We’re barely three weeks away from March 26, 2017, when thousands of aspirants will appear for the coveted Film & Television Institute of India, Pune’s entrance exam. As we head closer to the D-day, here’s some advice from FTII alumnus Dipankar Sarkar, who graduated in Film Editing in 2015, on useful resources and how to approach the entrance:
How was your experience at FTII? What does FTII mean to you?
It was my mecca of rebirth as a film enthusiast. Our batch was fortunate enough to be taught by Jeethu Mandal, who has worked with filmmakers like Saeed Akhtar Mirza, Ketan Mehta. He won the Filmfare Award for editing Sarfarosh (1999). Besides that, we had workshops with professionals from the film industry including Argha Kamal Mitra (National Award-winning Bengali film editor) and Akiv Ali, who has worked with filmmakers like Anurag Basu, Milan Luthria, Ayan Mukherjee among others. So the gamut of industry interactions and learning was extremely beneficial.
What kind of expectations/image of the institute did you go in with? Did it change in the years that followed (particularly after the appointment fiasco)?
I was born and brought up in Tezpur, Assam and did my graduation in Optometry and Vision Science from Kolkata. Coming from a science background, I came in with the impression that the institute will teach me the craft of filmmaking and equip me with the skills of working as a professional in films. But what I achieved from the place is an experience beyond my expectation. It has helped me be a better individual in my field of practice.
In the years that followed, I’ve seen students excel in their endeavor, despite whatever happened. Prantik Basu’s (2007 batch) award-winning film Sakhisona is one of such triumphs.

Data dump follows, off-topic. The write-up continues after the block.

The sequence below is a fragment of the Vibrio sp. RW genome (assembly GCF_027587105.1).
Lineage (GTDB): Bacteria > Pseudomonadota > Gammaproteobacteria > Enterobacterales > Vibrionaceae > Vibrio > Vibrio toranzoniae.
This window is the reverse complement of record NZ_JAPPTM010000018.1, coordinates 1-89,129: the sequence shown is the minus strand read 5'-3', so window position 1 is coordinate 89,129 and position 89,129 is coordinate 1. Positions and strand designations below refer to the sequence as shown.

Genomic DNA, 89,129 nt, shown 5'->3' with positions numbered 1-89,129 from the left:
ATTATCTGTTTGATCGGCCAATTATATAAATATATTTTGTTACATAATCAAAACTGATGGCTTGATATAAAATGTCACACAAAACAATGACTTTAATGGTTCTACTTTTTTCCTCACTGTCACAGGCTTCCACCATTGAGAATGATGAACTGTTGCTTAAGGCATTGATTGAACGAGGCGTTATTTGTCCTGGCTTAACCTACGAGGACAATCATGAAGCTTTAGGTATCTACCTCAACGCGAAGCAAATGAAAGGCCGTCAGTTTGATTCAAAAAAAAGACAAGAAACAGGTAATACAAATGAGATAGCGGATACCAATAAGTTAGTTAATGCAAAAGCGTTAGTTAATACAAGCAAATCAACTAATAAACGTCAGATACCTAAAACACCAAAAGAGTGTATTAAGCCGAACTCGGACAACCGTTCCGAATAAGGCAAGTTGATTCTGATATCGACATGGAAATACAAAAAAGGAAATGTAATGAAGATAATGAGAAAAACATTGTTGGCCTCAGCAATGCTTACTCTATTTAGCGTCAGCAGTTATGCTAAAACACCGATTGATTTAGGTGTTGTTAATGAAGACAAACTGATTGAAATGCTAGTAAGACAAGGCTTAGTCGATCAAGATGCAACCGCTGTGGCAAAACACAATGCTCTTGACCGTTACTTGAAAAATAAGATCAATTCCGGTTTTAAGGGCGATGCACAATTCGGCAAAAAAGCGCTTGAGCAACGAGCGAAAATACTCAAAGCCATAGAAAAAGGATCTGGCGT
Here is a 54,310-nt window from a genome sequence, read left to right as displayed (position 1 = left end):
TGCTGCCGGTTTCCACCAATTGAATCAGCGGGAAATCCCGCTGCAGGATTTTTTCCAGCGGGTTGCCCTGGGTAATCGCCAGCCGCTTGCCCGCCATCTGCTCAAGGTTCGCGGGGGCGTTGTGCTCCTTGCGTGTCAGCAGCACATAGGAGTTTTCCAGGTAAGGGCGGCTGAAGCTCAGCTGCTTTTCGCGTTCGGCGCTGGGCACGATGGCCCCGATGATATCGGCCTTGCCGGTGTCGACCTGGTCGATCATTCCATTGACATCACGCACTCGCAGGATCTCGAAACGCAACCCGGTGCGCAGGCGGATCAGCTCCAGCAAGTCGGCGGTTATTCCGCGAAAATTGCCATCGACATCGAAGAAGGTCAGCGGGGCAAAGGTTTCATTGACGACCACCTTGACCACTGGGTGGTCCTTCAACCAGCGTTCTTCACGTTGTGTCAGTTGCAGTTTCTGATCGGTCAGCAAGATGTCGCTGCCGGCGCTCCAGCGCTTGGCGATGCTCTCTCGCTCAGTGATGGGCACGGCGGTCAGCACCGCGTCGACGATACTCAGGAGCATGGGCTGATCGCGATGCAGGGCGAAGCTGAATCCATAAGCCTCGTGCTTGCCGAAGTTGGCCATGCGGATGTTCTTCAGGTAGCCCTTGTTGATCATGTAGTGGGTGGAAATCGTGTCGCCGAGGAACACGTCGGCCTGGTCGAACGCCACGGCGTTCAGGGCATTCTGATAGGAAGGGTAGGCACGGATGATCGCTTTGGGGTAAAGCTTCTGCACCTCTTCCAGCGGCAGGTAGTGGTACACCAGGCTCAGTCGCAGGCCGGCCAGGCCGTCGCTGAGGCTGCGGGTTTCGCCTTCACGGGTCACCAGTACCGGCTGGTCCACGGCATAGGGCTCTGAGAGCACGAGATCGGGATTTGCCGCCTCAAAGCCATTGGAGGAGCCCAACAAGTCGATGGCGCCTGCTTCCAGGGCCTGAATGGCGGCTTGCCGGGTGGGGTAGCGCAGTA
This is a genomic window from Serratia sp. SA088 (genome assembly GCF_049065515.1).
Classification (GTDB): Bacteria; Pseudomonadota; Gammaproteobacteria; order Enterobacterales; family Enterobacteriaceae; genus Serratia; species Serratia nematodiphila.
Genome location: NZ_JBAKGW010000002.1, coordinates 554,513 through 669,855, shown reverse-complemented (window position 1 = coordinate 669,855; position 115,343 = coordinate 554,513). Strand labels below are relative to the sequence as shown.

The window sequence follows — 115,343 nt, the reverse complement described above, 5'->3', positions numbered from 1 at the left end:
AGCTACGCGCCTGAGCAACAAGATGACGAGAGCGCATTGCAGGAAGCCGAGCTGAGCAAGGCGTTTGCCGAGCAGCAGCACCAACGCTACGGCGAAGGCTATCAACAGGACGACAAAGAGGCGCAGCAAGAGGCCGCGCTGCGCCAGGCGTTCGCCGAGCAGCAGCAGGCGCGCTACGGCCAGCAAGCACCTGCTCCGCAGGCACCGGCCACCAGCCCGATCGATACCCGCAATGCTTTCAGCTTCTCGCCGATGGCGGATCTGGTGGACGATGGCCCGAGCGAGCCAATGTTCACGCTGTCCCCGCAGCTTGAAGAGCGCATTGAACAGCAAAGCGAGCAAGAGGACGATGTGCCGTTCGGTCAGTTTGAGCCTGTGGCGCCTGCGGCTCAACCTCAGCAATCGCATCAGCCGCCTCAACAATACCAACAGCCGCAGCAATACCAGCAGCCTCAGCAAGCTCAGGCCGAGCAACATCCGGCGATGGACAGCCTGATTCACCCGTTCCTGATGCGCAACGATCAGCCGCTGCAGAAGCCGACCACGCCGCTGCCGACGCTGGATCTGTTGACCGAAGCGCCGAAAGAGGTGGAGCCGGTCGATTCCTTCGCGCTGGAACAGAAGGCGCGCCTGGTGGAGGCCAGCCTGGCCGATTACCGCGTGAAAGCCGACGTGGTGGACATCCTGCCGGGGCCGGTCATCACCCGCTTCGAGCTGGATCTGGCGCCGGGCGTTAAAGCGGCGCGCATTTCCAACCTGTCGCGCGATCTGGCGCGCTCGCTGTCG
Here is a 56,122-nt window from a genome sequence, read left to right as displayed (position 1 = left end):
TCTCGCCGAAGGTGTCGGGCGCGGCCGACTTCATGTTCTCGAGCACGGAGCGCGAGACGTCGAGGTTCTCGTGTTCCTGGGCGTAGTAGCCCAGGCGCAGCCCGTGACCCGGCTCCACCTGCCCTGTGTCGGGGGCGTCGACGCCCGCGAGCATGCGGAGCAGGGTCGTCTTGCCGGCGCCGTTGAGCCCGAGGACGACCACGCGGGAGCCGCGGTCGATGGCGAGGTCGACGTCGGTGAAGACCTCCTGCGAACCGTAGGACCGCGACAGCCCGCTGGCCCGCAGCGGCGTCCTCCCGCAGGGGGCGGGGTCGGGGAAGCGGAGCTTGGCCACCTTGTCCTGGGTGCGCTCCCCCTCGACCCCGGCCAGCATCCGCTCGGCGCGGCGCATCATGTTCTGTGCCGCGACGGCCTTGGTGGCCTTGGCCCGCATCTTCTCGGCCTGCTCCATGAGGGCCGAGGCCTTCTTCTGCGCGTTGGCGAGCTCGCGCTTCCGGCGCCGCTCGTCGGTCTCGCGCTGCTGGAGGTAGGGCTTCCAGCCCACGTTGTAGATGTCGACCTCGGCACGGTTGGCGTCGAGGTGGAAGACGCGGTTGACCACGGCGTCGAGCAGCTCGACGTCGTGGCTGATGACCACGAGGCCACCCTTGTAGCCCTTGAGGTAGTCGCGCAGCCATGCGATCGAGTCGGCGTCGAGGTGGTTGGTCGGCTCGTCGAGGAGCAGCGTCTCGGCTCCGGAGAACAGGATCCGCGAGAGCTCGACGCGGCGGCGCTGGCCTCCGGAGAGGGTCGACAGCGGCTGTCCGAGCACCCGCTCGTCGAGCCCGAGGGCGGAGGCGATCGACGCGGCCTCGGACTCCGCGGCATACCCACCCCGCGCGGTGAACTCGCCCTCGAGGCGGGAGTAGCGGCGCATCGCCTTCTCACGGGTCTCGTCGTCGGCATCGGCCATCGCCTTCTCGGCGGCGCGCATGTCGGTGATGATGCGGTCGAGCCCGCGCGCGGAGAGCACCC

(Sakhisona won the prestigious Tiger Award at the 46th International Film Festival Rotterdam, The Netherlands this year).
Could you walk us over the admission process once you clear the written?
Admission is a three-tier process, starting with the written. Once you score a certain percentage in the written exam, there is an orientation program.
The program, which the institute conducts with students selected on the merits of written text, extends 3-4 days. During the orientation, the aptitude, interest and skill required for admission to the particular department are assessed in general by faculties and experts.
Thirdly, the interview where the applicant is questioned by a mixed panel. The panel consists of the Institute’s director, dean, HODs from different departments and an industry professional.
What advice would you give to FTII aspirants?
I think the decision to select candidates is based on the latter’s overall interest and understanding of the medium throughout their life. The various fields from which questions are asked during the written can be closely studied by analyzing the question papers. You can download them from the institute’s website.
Are there particular books/websites you’d recommend reading/following?
Aspirants can study the Manorama Yearbook 2017 to brush up on current affairs and general knowledge. Basic book on film studies like Film Art: An Introduction by David Bordwell and Kristin Thompson or How to read a film by James Monaco will help understand the film movements, contributions from filmmakers of different nations, shot divisions etc.
Check out websites like elementsofcinema.com. YouTube videos on particular aspects of filmmaking such as mise en scène, editing style, shot division, camera movements, set design etc. will also be fruitful.
What projects have you been working on?
After finishing my course, I worked as an onset data manager on Raees (2017) and Meri Pyari Bindu (upcoming).
I also edited a documentary for Cinematographers’ Combine titled In a Light Voice (2017) which was shown in Paris.
Currently, I am developing ideas for fiction and non-fiction which are in different stages of development. Some of my writings on cinema have appeared online (including The Quint, Scroll.in) and in print (Mint, The Hindu).
Any last minute tips for aspirants?
Stay confident and believe in yourself.